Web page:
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Question: Forced Adoption and Victims' Redress Scheme

The Hon. T.A. FRANKS: I seek leave to make a brief explanation before addressing a question to the Attorney-General on the topic of forced adoption and victims' redress.

Leave granted.

The Hon. T.A. FRANKS: Between the 1940s and 1980s, tens of thousands of Australian women were forced into adopting out their babies by government and church-run homes and hospitals. An estimated 250,000 Australian women were subject to the practice of closed adoption during this period, where adoption papers were sealed in order to provide a complete break between mother and child.

On 18 July 2012, a formal apology was given in parliament, following the tabling of the report of the Community Affairs References Committee entitled 'Commonwealth contribution to former forced adoption policies and practices', and my own campaign and the campaign of others, including the Hon. John Gardner, member for Morialta, calling for the former Premier to say that previous parliaments and governments share responsibility for the application of some of the policies and processes that impacted upon unmarried mothers of adopted children.

The government continues to fund a dedicated Post Adoption Support Service, operated by Relationships Australia South Australia. Despite my calls and the calls of survivors, however, this apology was never followed up with reparations. An apology is just one part of the journey from injustice to healing and recovery, and actions will speak louder than words.

In 2021, Victoria set up an inquiry into forced adoption, with a report that was handed down in September 2021 and a government response published in March 2022. A $138 million redress scheme for mothers was announced on 25 October 2023, and that started this year, 2024. The scheme provides financial redress and support to the many mothers who continue to live with the serious, complex and ongoing effects of the experience of forced separation. The scheme is open to mothers who gave birth in Victoria or were a Victorian resident but gave birth interstate and were forcibly separated from their newborn babies prior to 1990. My questions to the Attorney are:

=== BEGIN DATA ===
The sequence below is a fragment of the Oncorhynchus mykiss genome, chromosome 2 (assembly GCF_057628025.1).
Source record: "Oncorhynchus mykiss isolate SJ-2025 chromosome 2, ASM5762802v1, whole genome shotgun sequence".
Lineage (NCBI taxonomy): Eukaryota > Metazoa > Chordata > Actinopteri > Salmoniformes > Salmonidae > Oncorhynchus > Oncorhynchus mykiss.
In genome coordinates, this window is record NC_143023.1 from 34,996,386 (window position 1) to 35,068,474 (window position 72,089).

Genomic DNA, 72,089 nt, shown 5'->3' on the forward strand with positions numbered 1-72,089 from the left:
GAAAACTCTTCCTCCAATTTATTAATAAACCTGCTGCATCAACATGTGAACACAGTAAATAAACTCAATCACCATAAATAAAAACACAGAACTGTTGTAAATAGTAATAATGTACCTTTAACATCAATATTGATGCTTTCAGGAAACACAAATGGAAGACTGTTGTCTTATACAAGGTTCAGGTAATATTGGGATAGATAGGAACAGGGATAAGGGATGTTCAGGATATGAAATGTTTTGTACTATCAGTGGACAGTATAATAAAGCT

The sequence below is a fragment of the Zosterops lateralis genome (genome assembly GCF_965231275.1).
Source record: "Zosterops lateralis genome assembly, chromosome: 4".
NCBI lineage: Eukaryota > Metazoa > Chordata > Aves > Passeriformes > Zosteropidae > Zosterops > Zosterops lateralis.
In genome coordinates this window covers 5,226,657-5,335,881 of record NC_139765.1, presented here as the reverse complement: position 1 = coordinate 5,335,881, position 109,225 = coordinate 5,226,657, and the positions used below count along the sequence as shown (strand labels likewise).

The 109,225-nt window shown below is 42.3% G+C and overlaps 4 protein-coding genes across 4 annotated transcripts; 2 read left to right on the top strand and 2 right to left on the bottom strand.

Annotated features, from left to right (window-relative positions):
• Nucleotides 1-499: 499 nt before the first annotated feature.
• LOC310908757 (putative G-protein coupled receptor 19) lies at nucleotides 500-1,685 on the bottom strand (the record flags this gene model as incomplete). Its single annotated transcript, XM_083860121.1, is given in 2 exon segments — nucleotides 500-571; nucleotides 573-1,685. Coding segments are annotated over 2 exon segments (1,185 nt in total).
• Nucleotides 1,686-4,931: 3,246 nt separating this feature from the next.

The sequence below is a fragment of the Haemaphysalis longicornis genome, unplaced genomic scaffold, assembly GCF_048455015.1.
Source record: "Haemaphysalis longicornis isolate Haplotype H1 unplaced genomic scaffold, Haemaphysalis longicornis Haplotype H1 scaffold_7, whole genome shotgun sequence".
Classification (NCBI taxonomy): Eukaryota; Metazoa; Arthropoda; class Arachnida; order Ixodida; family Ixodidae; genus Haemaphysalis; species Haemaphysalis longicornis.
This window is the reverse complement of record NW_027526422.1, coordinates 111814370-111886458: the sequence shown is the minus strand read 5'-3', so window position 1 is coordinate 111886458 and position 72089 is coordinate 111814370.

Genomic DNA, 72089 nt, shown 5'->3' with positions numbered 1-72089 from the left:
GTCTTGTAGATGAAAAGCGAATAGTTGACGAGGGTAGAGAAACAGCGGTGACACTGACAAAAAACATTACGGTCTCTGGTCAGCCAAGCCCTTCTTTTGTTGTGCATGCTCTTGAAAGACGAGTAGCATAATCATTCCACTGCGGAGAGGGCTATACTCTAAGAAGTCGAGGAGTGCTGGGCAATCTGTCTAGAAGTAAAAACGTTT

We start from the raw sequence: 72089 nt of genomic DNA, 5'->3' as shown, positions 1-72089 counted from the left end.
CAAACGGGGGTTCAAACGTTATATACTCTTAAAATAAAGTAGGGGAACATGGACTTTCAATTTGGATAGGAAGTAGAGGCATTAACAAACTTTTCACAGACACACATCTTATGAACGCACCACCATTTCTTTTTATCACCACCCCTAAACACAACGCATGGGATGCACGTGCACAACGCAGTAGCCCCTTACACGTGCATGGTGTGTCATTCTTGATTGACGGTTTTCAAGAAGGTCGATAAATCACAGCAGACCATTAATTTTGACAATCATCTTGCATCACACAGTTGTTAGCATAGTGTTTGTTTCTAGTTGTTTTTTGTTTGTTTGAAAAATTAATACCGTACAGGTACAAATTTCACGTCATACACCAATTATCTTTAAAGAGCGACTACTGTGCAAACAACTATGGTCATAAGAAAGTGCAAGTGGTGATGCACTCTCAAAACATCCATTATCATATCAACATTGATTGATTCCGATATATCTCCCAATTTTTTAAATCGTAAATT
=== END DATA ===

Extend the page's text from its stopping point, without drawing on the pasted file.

1. How are regional and rural survivors of forced adoption being provided with access to reparations, including access to professional services such as counselling?

2. Will the South Australian government follow in its Victorian counterpart's footsteps and implement to redress scheme for those affected mothers in our state?

The Hon. K.J. MAHER (Minister for Aboriginal Affairs, Attorney-General, Minister for Industrial Relations and Public Sector): I thank the honourable member for her question.

I am loosely aware of the Victorian parliamentary inquiry that was held roughly three or four years ago in relation to the issue of forced adoptions. I will have to take some advice. I suspect it goes over a couple of portfolios, and I expect the Minister for Human Services might have a role to play in the provision of support and counselling services. I am happy to have a look across government to see if I can find an answer in relation to that. In relation to setting up a redress scheme, certainly it is not something that we have a policy for, but we are always open to looking at ways we can better support South Australians.

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